Pyridine is a basic heterocyclic organic compound with the chemical formula C5H5N. It is structurally related to benzene, with one methine group (=CH−) replaced by a nitrogen atom. It is a highly flammable, weakly alkaline, water-miscible liquid with a distinctive, unpleasant fish-like smell. Pyridine is colorless, but older or impure samples can appear yellow. The pyridine ring occurs in many important compounds, including agrochemicals, pharmaceuticals, and vitamins. Historically, pyridine was produced from coal tar. As of 2016, it is synthesized on the scale of about 20,000 tons per year worldwide.
Pyridine is a toxic, flammable liquid with a strong and unpleasant fishy odour. Its odour threshold of 0.04 to 20 ppm is close to its threshold limit of 5 ppm for adverse effects, thus most (but not all) adults will be able to tell when it is present at harmful levels. Pyridine easily dissolves in water and harms both animals and plants in aquatic systems.
Pyridine can cause chemical burns on contact with the skin and its fumes may be irritating to the eyes or upon inhalation. Pyridine depresses the nervous system giving symptoms akin to intoxication with vapor concentrations of above 3600 ppm pose a greater health risk. The effects may have a delayed onset of several hours and include dizziness, headache, lack of coordination, nausea, salivation, and loss of appetite. They may progress into abdominal pain, pulmonary congestion and unconsciousness. The lowest known lethal dose (LDLo) for the ingestion of pyridine in humans is 500 mg·kg−1.
Prolonged exposure to pyridine may result in liver, heart and kidney damage. Evaluations as a possible carcinogenic agent showed that there is inadequate evidence in humans for the carcinogenicity of pyridine, although there is sufficient evidence in experimental animals. Therefore, IARC considers pyridine as possibly carcinogenic to humans (Group 2B).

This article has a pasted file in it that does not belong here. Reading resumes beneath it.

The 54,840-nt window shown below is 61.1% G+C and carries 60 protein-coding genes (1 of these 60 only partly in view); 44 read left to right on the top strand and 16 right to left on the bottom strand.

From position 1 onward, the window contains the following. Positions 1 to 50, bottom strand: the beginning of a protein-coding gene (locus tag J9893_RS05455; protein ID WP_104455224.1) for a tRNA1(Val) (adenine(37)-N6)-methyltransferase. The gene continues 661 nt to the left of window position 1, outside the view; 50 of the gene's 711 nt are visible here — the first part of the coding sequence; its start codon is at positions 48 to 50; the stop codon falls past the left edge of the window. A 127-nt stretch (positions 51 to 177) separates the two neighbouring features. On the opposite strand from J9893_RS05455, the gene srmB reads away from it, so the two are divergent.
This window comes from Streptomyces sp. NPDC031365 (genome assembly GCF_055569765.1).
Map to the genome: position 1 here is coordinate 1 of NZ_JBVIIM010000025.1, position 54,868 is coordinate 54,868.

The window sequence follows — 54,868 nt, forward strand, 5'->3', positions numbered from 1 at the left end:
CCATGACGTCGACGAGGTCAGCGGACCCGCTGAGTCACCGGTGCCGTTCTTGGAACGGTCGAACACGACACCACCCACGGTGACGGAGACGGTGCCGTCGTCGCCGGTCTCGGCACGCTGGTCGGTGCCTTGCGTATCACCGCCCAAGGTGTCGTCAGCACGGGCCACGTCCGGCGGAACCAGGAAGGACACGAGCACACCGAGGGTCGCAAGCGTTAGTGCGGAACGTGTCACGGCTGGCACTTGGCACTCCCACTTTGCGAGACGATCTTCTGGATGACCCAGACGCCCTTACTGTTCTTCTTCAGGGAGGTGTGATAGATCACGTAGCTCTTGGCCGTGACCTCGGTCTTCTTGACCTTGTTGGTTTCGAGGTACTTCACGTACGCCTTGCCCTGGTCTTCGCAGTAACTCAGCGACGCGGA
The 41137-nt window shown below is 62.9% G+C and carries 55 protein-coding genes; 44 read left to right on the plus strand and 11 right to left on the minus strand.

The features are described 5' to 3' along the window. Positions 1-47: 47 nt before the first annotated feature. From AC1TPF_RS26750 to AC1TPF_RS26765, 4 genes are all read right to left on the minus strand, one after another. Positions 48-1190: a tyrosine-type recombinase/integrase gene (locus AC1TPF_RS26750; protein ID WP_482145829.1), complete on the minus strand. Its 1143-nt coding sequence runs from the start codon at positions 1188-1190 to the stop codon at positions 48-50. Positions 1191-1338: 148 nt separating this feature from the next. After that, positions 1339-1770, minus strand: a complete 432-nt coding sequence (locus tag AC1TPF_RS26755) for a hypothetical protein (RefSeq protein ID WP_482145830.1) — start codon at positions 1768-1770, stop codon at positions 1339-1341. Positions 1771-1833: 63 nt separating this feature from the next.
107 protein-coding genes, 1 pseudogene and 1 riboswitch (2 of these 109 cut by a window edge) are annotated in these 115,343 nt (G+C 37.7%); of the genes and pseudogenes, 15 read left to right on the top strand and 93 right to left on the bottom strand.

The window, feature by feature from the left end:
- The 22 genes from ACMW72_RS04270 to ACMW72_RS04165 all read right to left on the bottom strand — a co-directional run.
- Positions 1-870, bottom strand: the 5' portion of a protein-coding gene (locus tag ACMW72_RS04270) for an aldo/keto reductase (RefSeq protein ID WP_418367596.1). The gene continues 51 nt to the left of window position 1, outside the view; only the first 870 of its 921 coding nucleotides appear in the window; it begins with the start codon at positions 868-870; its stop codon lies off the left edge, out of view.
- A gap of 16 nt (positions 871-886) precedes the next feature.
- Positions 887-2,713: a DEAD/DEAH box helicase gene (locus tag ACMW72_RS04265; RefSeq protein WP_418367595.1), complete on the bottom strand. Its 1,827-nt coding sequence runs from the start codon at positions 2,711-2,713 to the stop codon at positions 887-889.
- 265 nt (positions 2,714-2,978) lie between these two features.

Trace amounts of up to 16 µg·m−3 have been detected in tobacco smoke. Minor amounts of pyridine are released into environment from some industrial processes such as steel manufacture, processing of oil shale, coal gasification, coking plants and incinerators. The atmosphere at oil shale processing plants can contain pyridine concentrations of up to 13 µg·m−3, and 53 µg·m−3 levels were measured in the groundwater in the vicinity of a coal gasification plant. According to a study by the US National Institute for Occupational Safety and Health, about 43,000 Americans work in contact with pyridine.
Pyridine has historically been added to foods to give them a bitter flavour, although this practise is now banned in the U.S. It may still be added to ethanol to make it unsuitable for drinking.
Exposure to pyridine would normally lead to its inhalation and absorption in the lungs and gastrointestinal tract, where it either remains unchanged or is metabolized. The major products of pyridine metabolism are N-methylpyridiniumhydroxide, which are formed by N-methyltransferases (e.g., pyridine N-methyltransferase), as well as pyridine N-oxide, and 2-, 3-, and 4-hydroxypyridine, which are generated by the action of monooxygenase. In humans, pyridine is metabolized only into N-methylpyridiniumhydroxide.
Pyridine is readily degraded by bacteria to ammonia and carbon dioxide. The unsubstituted pyridine ring degrades more rapidly than picoline, lutidine, chloropyridine, or aminopyridines, and a number of pyridine degraders have been shown to overproduce riboflavin in the presence of pyridine. Ionizable N-heterocyclic compounds, including pyridine, interact with environmental surfaces (such as soils and sediments) via multiple pH-dependent mechanisms, including partitioning to soil organic matter, cation exchange, and surface complexation. Such adsorption to surfaces reduces bioavailability of pyridines for microbial degraders and other organisms, thus slowing degradation rates and reducing ecotoxicity